When I think of October, I think of dahlias- lots and lots of dahlias. As mentioned in the previous Summer blog post, dahlias are versatile and come in many different shapes, sizes, and colors. You can achieve most color palettes from dahlias including jewel tones, autumnal colors, whites/blushes, and dark and moody. The large ‘dinnerplate’ dahlia will make a statement while the smallest ‘mini pompon’ makes a perfect accent or boutonniere flower. As daylight takes a nosedive throughout October, dahlias slowdown in production by the end of the month.

Photos from left to right: dinnerplate dahlias from Fernrock Farm, dahlia heavy bouquet from mid-October, and early October wedding by Rebecca Ames Photography.

More and more flower farmers are growing eucalyptus in and around the Triangle/Triad region of North Carolina. This is exciting as it’s used abundantly in weddings and flower orders. Eucalyptus needs a couple of seasons before it’s usable, so many farmer’s in the area are now at a point where their eucalyptus is thriving. It’s best in late summer and fall since it will have had the summer to grow in the light and heat. Some popular varieties include silver dollar, parva folia, gunni, lemon eucalyptus, and seeded eucalyptus.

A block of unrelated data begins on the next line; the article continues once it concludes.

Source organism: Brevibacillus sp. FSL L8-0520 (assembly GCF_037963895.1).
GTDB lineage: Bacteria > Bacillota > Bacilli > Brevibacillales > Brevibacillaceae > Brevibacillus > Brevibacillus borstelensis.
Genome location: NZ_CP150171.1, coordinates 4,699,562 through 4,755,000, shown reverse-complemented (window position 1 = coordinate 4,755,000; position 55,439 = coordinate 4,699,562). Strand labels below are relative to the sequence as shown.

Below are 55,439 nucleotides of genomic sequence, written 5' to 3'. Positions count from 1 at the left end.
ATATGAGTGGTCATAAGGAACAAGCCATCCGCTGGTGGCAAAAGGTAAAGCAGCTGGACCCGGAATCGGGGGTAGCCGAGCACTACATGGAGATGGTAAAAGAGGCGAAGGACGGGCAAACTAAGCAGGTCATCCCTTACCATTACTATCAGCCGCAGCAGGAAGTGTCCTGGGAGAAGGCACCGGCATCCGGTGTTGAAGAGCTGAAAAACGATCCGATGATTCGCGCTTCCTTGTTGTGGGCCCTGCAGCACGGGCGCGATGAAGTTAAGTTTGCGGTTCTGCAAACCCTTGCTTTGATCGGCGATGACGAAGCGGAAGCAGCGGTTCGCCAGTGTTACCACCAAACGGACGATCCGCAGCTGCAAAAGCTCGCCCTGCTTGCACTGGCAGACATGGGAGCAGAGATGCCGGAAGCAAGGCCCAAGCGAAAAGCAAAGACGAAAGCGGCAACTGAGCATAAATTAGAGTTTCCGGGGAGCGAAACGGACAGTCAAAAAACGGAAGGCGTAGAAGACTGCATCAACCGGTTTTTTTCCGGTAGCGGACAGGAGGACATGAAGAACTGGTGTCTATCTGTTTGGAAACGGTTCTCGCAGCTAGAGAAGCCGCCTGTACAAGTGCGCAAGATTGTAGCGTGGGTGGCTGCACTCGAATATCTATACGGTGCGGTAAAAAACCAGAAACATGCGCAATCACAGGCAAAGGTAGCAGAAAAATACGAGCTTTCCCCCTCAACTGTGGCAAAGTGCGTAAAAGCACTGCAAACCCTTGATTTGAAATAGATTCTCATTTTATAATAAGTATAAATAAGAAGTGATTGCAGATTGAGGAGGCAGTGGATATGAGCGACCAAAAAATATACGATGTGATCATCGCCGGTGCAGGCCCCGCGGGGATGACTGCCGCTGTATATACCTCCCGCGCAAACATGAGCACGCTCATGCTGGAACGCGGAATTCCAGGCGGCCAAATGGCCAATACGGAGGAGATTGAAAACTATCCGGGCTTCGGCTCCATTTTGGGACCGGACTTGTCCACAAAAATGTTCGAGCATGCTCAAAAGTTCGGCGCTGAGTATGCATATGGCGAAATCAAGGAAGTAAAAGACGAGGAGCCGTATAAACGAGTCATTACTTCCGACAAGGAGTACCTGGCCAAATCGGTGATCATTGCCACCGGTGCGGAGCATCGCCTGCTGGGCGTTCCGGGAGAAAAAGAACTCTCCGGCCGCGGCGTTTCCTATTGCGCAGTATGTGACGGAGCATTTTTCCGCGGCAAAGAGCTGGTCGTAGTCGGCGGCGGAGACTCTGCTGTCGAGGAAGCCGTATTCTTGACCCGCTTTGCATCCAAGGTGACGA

Photo by Rebecca Ames Photography, featuring a bundle of different types of eucalyptus.

As we near the hard frost in November, in comes heirloom chrysanthemums. Common mums can be seen in early fall at garden centers and even grocery stores, sold as planters and trimmed into a round shape. Heirloom chrysanthemums are the fancy sibling of the common mum. Heirloom chrysanthemums are a great option for November weddings. They tend to extend into mid-November, and sometimes into late November, in time for Thanksgiving. Spider mums add a pop of interest to any bouquet and can be quite large. ‘Seaton’s J’dore’ are a blush chrysanthemum, bearing a medium size bloom.

Floret Flowers - Chrysanthemum ‘Senkyo Kenshin’ and ‘Seaton’s J’Dore’.

Fall is an enchanting time of year. In the south, it creeps in slowly, taking its time. There’s an excitement in the air as cooler temperatures start to settle, leaves begin changing color, and pumpkins begin decorating porches in the neighborhood. The seasonal flower options embody these changes. Although the growing season ends before fall is technically over, there is an abundance of beauty throughout September and October.

Late October bouquet featuring dahlias, snapdragons, and heirloom chrysanthemums.

Rabbit Foot Florals has been operated by owner Natalie Huntley since May 2018 near downtown Durham, NC. At Rabbit Foot Florals, the mission is to combine a natural, garden-inspired style with flowers grown in North Carolina. With sustainability in the forefront of her designs, Natalie is passionate about using seasonally available flowers. Predominately a small wedding and event florist, designing for 20-30 weddings and events yearly, Natalie also works with other local florists, creates floral designs for styled photoshoots, and has attended floral workshops both locally and across the US.